Novell is to indemnify enterprise customers of SUSE Linux against legal action undertaken on IP grounds by "third parties" - i.e. SCO.
Which is nice, as the company only yesterday completed the purchase of SUSE, and so it has a helluva lot more accounts which could be affected by SCO's Linux jihad. Ts&Cs are here.
Novell is the most significant vendor to make such a pledge since HP bit the bullet in September. It is beginning to look like an awful amount of firepower is arraigned against SCO.
The OSDL (Open Source Development Labs) consoritum announced yesterday that it had already raised $3m towards a $10m pot to defend end-user companies and its most famous employee Linus Torvalds against copyright infringement suits threatened by SCO. Then there is the small matter of prosecuting its $3bn case against IBM, vastly bigger and richer - and defending vigorously. How can SCO afford to carry out all these legal threats?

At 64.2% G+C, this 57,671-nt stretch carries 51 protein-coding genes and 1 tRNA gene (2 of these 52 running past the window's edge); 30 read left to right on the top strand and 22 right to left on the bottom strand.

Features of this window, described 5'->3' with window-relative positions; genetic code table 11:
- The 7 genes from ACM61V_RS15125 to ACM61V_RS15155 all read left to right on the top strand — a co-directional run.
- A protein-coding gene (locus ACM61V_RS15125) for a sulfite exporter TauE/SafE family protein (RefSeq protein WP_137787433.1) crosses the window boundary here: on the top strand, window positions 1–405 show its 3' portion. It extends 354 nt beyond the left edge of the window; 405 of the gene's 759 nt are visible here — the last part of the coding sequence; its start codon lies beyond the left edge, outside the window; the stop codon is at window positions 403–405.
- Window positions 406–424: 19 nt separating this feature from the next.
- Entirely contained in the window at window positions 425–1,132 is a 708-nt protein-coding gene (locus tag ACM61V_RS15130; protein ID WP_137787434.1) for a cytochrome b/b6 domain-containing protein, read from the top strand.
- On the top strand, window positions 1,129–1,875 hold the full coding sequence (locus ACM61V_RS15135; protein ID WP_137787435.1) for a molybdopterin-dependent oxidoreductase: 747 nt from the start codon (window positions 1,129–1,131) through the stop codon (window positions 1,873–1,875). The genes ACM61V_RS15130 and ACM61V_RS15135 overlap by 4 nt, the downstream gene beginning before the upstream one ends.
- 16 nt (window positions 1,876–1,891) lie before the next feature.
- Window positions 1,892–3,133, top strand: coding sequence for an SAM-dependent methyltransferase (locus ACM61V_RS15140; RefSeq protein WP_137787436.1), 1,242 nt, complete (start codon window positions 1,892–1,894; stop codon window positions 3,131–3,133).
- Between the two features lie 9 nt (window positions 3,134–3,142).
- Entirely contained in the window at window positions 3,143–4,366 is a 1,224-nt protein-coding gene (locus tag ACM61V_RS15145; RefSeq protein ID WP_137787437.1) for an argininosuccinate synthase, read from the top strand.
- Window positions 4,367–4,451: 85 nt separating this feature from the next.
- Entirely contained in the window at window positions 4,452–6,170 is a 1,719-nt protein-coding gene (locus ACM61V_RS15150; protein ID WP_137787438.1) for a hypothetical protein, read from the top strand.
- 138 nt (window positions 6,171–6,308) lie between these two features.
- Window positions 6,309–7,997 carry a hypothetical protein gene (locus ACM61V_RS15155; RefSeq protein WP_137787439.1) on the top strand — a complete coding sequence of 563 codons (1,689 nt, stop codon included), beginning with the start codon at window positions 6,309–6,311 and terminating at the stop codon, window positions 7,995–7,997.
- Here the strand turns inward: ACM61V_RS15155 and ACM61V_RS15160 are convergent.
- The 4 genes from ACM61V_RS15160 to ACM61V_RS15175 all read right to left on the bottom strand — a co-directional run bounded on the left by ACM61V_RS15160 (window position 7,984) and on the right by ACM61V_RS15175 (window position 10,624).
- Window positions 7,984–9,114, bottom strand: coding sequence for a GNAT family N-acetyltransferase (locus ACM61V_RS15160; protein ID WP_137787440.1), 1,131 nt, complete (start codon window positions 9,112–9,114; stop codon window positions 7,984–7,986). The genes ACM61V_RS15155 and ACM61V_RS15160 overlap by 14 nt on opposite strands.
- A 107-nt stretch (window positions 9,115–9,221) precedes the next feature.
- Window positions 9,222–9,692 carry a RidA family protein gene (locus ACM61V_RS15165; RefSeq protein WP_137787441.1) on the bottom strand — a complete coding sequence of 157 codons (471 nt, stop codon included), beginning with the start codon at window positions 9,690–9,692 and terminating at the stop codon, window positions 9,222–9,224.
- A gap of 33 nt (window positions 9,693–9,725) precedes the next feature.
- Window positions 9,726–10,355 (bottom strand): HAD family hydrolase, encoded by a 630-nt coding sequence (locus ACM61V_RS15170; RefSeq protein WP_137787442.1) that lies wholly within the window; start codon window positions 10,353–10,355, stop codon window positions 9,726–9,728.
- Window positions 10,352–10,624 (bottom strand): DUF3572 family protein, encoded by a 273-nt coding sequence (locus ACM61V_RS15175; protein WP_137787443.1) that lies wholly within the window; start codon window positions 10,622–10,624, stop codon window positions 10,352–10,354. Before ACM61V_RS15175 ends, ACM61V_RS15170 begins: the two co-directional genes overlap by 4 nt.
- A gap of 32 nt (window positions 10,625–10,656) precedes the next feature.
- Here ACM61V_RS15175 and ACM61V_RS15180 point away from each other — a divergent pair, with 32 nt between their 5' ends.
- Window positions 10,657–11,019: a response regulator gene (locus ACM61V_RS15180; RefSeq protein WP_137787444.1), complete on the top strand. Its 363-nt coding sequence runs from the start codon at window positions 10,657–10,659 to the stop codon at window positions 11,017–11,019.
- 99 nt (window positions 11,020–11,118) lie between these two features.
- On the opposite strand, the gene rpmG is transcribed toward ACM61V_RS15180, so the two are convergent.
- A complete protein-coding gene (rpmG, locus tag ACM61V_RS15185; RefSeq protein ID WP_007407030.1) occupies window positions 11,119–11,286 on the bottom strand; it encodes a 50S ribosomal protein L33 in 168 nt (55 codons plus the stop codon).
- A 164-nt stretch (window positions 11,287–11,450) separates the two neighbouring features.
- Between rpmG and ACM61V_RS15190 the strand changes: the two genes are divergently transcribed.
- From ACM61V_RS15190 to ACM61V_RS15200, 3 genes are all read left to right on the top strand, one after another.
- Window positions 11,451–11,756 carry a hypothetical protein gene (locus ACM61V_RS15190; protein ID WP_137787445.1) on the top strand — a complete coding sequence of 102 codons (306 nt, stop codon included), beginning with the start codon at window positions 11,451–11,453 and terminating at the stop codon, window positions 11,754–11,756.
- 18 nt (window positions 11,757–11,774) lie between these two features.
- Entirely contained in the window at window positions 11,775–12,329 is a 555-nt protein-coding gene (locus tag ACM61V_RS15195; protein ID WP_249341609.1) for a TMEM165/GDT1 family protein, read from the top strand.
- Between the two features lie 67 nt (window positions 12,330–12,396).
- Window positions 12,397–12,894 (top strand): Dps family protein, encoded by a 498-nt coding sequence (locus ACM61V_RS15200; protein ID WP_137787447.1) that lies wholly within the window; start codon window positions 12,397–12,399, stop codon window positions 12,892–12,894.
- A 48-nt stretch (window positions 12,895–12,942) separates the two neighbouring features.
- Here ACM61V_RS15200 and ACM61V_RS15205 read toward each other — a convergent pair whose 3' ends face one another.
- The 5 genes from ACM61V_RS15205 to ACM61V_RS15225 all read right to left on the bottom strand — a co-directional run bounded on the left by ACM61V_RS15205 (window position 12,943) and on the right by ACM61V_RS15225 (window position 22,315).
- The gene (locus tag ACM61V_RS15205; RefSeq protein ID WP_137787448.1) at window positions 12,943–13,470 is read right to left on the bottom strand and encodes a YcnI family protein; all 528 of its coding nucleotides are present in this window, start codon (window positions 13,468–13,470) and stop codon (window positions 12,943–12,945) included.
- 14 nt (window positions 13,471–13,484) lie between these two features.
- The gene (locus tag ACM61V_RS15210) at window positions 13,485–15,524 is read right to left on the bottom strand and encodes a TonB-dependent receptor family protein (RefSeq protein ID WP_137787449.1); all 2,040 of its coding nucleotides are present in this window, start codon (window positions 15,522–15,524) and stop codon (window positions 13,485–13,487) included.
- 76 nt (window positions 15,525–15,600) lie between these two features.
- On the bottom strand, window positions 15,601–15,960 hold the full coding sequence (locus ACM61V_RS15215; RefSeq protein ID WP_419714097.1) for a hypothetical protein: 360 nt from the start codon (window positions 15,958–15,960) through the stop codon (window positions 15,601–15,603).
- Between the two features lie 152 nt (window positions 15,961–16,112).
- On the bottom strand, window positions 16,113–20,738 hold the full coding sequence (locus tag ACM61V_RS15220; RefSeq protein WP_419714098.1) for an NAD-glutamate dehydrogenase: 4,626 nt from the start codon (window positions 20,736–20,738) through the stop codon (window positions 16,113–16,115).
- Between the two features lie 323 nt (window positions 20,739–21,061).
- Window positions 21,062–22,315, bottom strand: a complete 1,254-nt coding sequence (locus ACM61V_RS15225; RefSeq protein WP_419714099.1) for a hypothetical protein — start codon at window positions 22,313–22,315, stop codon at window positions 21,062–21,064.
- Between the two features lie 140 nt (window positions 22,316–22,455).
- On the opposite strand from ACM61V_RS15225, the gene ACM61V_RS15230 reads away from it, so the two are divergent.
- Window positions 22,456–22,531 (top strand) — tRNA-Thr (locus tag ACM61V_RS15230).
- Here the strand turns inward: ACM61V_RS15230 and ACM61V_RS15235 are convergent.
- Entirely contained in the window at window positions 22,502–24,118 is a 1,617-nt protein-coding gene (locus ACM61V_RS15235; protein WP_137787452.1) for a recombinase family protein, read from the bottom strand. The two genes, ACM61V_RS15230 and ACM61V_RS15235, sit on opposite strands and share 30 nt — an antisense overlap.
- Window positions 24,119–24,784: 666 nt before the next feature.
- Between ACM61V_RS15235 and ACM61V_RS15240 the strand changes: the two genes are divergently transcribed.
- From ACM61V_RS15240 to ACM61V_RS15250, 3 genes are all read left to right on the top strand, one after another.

Novell is the former owner of Unix, the operating system now owned by SCO. SCO alleges that IBM and others raided Unix software unlawfully, handing over chunks of code for use in the Linux kernel and sundry enterprise extensions. Novell says it has, courtesy of a licensing agreement with SCO, rights to authorise its customers to use that UNIX technology in their internal business operations. If correct, this will grant Novell's customers an additional measure of protection against SCO IP claims. The company's correspondence with SCO on the matter is here. ®